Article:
The Test section gives you quizzes to test your knowledge about all the information within the Learn section. This is great if like me you learn through trial and error – I learn through reading information, but also through getting answers wrong too – I go back and look them up. I think having a test section is great, it gives you confidence to know that you have the knowledge required to act in these incidents, and gives you something to aim for as well, by working through the sections, and completing them by undertaking the test.

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The Tootlkit contains a Hospital finder – you enter a postcode and nearest hospitals come up – and you can also add a child record – information that could be useful in an emergency about your children. As we all seem to have a smart phone or tablet with us, having this completed makes sense to me – health professionals can access it quickly, and find out really important info such as medication and allergies. In fact, I think it would be a great thing to have one completed for all the family! Being able to locate a hospital (A&E) quickly is also very useful. As my ipad is only wifi this would only work for me if I was connected, but I am now going to add this to my phone as well so I have this facility always available!

The Info section tells you all about the British Red Cross, how to make a donation or find out more information about the organisation. It also gives information on what to do if you are concerned about a child, and highlights the legal statement about the app – that it is up to date, but no substitute for medical advice. It interestingly also states that people have asked if they would be sued for incorrectly giving first aid – it states that if you are acting in good faith to help save someone’s life there is little risk in being sued. They also want to hear if the app has helped in a first aid situation – if it has, then let them know.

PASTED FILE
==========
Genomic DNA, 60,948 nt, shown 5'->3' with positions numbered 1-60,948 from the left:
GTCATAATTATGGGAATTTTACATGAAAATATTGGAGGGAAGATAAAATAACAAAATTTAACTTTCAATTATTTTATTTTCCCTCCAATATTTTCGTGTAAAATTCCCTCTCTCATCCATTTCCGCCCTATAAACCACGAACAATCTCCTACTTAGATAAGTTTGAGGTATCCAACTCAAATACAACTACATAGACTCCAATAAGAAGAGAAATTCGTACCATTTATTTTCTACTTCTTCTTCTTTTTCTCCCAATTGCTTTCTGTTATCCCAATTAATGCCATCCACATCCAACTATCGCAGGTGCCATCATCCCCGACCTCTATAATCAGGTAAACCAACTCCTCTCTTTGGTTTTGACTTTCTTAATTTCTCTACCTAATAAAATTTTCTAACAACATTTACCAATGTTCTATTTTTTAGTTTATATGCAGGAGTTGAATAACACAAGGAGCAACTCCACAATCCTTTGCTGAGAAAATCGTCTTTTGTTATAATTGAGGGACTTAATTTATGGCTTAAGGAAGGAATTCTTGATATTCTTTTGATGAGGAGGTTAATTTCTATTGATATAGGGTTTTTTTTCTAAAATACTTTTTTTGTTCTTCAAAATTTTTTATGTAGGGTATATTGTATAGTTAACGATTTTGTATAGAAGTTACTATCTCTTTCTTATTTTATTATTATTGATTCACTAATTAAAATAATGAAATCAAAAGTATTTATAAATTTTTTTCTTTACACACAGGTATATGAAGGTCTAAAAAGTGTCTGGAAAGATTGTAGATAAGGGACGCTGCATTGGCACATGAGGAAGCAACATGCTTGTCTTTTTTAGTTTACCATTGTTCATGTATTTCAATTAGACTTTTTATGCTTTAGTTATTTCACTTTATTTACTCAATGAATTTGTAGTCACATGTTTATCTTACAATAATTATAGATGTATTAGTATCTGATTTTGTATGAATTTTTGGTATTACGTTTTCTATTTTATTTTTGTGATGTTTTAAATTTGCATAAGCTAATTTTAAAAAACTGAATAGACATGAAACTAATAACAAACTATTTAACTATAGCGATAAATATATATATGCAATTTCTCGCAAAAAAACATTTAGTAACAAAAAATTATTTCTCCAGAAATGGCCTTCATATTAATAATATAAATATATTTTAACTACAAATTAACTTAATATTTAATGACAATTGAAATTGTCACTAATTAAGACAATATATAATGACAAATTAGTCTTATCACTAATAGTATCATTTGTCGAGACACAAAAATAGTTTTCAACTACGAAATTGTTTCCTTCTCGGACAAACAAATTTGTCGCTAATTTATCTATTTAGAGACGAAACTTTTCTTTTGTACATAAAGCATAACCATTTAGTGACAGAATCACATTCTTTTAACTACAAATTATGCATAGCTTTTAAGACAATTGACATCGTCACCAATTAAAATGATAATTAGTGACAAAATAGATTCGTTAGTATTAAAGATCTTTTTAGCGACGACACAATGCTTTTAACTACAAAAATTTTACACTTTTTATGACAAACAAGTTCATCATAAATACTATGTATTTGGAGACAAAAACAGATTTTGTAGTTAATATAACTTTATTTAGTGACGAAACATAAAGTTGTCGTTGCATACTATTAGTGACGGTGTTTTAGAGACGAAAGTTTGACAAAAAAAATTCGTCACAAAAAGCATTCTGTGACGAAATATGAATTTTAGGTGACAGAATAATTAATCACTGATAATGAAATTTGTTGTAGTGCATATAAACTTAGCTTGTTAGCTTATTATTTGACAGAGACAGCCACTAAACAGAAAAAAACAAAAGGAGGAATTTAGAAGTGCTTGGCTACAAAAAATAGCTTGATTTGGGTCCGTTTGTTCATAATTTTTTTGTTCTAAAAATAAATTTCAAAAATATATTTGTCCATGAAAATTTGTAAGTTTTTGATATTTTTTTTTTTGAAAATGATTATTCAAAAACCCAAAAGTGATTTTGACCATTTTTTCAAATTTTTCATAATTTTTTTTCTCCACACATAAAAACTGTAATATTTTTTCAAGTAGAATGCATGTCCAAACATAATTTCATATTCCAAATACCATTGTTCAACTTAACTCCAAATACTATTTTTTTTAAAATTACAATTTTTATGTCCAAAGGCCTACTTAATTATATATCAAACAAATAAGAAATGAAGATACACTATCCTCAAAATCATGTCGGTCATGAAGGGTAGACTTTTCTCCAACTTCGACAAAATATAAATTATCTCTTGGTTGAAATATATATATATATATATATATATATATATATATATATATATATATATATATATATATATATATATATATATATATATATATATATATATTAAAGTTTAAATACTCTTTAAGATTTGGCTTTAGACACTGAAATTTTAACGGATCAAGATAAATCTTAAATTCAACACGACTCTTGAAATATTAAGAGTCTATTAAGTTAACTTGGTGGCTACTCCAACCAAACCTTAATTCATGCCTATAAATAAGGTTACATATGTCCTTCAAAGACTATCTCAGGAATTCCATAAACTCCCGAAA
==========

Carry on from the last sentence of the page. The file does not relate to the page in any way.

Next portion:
On some topics, such as unconscious and breathing, the information is split into ‘baby’ and ‘child’ as you need to do different things dependent on age. I think this is again useful as it is clear that a baby is under 1 years old and a child is 1 years old to puberty. Sometimes you can get confused between baby and child so I thought that this was a good addition.

As the app is made by the British Red Cross it makes me feel reassured; you know the information will be accurate and up to date, and when looking for an app, I always try and use ones from familiar brands or associations – and the British Red Cross is renowned for its first aid training courses.

I really do think this is worth downloading – it’s FREE! – and has such a lot of useful information. It could help you be prepared for any circumstance. I always think it’s better to be prepared!

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I am now going to download this app onto every device that I can – you never know when this information may be needed, and it is worth going over the information every so often – say, when you’re waiting for a bus or have a few spare minutes – its quick and easy enough to do, and one day you may be grateful that you did. I have encouraged all my family and friends to try out this app as I think this information is so important to know.

The app is available free of charge on iTunes App Storefor iPhone and iPad or Google Play for Android